The first few scenes of Cyrano de Bergerac demonstrate the fallen grace of French society during Rostand’s time. In the late nineteenth century, Rostand felt that the French people had forgotten the values and ideals that made them a proud and virtuous people, the qualities and character that made them honorable and specifically French. The critique of society continues in the presentation of several peripheral characters. De Guiche is a corrupted, powerful man who fails to win the respect that a leader should. Lise is unfaithful to her husband and leaves him to seek sensual adventure.
Cyrano is constantly composing, whether he writes ballads as he fights, recites poetry in the dark, or writes love letters for Christian. His compositions are not just literary; they also represent a way for Cyrano to create an identity for himself that he feels he can never have in real life. The letters in which he declares his love for Roxane begin to replace Cyrano himself. However, they also reveal a failing on Cyrano’s part: just as Christian cannot express himself in words, Cyrano cannot express himself in action. The only action he undertakes to win Roxane’s heart is this deceptive composing. The letters become inseparable from Cyrano’s inner beauty.
Many characters in the play are fighters, whether they are members of the cadets or the musketeers. In the first three acts, these characters display their strengths and settle their arguments with swords. The play has a violent twist. When the play presents the war in Act IV, much of the play’s tension begins to heighten, and the climax suddenly occurs: Christian dies in Roxane’s arms while Cyrano looks on. After this heart-wrenching scene, most of the play’s force, or conflict, dissolves, and the characters return to their lives however they may have changed.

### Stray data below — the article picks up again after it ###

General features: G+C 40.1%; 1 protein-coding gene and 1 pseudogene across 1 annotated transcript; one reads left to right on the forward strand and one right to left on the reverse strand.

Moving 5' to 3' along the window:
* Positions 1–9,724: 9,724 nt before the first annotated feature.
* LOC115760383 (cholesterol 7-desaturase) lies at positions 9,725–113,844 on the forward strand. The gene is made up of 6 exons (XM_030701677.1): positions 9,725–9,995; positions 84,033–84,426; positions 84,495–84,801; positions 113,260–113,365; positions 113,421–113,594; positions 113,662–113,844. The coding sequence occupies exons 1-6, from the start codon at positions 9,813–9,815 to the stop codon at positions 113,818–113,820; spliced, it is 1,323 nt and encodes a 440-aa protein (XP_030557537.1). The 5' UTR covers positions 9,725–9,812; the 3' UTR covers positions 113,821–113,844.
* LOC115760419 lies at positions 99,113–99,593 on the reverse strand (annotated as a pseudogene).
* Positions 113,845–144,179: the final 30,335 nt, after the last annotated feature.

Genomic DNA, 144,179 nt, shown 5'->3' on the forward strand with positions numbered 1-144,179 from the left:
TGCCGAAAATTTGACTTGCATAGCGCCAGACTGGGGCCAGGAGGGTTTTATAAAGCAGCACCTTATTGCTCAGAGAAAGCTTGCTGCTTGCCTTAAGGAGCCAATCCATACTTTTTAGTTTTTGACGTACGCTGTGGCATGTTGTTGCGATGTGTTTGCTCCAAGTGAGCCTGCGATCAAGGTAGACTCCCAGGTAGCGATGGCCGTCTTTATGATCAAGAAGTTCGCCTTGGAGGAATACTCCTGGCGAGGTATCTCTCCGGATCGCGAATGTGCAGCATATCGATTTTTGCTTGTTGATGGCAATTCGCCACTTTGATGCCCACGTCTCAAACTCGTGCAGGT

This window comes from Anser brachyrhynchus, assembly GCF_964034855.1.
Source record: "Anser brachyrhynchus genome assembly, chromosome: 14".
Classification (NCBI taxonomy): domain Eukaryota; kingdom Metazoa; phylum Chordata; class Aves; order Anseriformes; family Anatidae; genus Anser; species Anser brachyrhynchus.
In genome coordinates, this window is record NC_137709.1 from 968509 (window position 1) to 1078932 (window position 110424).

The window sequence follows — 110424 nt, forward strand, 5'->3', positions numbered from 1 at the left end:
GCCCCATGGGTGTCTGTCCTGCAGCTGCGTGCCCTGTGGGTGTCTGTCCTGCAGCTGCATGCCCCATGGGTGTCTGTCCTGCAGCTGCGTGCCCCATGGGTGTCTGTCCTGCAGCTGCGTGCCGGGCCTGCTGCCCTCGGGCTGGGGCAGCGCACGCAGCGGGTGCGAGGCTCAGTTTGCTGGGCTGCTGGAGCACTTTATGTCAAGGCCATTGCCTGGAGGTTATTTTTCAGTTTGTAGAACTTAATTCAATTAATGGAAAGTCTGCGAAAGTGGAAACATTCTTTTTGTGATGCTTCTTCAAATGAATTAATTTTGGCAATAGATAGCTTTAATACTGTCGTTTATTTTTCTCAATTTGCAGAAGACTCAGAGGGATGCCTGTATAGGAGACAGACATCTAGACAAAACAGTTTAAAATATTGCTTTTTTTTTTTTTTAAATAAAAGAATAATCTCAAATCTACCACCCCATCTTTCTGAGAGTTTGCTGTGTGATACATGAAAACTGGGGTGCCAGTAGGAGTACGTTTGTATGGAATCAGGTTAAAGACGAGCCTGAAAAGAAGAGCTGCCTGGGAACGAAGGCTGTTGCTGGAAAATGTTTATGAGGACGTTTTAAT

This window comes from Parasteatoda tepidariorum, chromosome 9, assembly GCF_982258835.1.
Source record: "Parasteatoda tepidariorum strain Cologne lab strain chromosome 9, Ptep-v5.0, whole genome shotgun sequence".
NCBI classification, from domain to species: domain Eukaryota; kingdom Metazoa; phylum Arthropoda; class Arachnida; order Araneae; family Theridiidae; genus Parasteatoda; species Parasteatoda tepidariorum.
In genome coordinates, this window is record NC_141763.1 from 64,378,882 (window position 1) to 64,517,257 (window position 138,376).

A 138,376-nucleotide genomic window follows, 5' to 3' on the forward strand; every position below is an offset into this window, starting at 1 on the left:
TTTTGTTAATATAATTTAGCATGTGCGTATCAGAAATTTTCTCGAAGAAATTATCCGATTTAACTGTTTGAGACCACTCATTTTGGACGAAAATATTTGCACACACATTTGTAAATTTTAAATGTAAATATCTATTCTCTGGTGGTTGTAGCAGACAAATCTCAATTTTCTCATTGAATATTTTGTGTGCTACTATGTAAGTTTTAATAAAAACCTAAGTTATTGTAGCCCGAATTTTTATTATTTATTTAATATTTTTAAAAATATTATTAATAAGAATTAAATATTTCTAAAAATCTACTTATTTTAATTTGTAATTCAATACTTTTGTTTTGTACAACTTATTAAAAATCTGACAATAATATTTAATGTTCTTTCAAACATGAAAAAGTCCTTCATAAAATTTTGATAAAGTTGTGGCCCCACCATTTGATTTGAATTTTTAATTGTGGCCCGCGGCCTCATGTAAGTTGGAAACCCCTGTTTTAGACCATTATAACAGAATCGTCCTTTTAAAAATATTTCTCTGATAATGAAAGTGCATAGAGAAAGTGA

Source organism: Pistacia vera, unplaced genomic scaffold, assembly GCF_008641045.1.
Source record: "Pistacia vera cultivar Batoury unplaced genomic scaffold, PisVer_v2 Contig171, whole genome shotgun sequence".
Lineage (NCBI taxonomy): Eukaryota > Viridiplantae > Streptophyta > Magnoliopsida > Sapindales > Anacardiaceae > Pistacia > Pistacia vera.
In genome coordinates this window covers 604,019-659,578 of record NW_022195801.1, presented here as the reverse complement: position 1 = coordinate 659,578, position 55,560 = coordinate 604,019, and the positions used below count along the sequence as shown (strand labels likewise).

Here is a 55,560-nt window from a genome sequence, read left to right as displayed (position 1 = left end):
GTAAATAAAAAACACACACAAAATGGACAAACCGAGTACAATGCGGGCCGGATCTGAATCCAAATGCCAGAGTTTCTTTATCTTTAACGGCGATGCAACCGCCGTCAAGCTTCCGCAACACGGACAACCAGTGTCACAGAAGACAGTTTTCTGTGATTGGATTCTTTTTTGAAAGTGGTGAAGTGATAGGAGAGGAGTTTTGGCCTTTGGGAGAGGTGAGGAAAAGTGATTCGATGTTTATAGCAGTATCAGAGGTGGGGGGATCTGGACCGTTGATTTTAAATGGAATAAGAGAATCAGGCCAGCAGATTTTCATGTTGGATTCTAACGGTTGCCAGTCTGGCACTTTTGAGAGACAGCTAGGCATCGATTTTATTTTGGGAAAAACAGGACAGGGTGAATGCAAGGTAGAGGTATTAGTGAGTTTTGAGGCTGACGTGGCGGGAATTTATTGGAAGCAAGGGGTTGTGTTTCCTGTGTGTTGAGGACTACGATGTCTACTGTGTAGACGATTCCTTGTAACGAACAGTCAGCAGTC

Symbols are objects, characters, figures, or colors used to represent abstract ideas or concepts.
Cyrano’s nose is the most obvious symbol in the play. Not only does it make him ugly, it characterizes Cyrano’s main flaw: his lack of self-confidence and initiative in potential encounters with love, and the deceptive actions he commits as a consequence of this low self-esteem. His nose is the barrier between him and love. Every time he opens his eyes, the nose is there, stretching out into his field of vision. As the play progresses, Cyrano’s nose might also be a symbol for society’s reliance on outer beauty, and its inability to see inner beauty.
In Act V, when Roxane realizes Cyrano’s secret, she notices that the tears on Christian’s letter are probably Cyrano’s tears. Cyrano responds by deflecting her comment and stating that the blood is Christian’s. This mixture of blood and tears on the final letter symbolizes the melding of Cyrano and Christian into the romantic hero. This combination helps Roxane realize their deception.
Sparknotes erroneously states in its Analysis — Act I, scenes i-iii (2nd Paragraph), “In Act I, scene iv, after Cyrano fights in a dramatic duel, his friend Cuigy wittily claims that Cyrano’s name is Dartagnan,” of The Three Musketeers fame.
What actually happens in Rostand’s play is this: an appreciative Musketeer, thoroughly entertained by the duel, commends Cyrano on his swordsmanship and then quickly leaves.
Cyrano asks Cuigy, “What was that gentleman’s name?”
Cuigy answers, “Oh…D’Artangnan.”
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Sparknotes says in regards to the following quote "VALVERT: Your nose is . . . very big. CYRANO: Yes, very. VALVERT: Ha! CYRANO: Is that all?" that "Remembering the promise he made to Roxane to keep Christian safe, Cyrano responds to Valvert’s ridiculing of his nose with biting, ironic criticism instead of violence." At this point in time, Roxane has said nothing to Cyrano about Christian, and indeed, Cyrano kills Valvert upon the final line of his balade.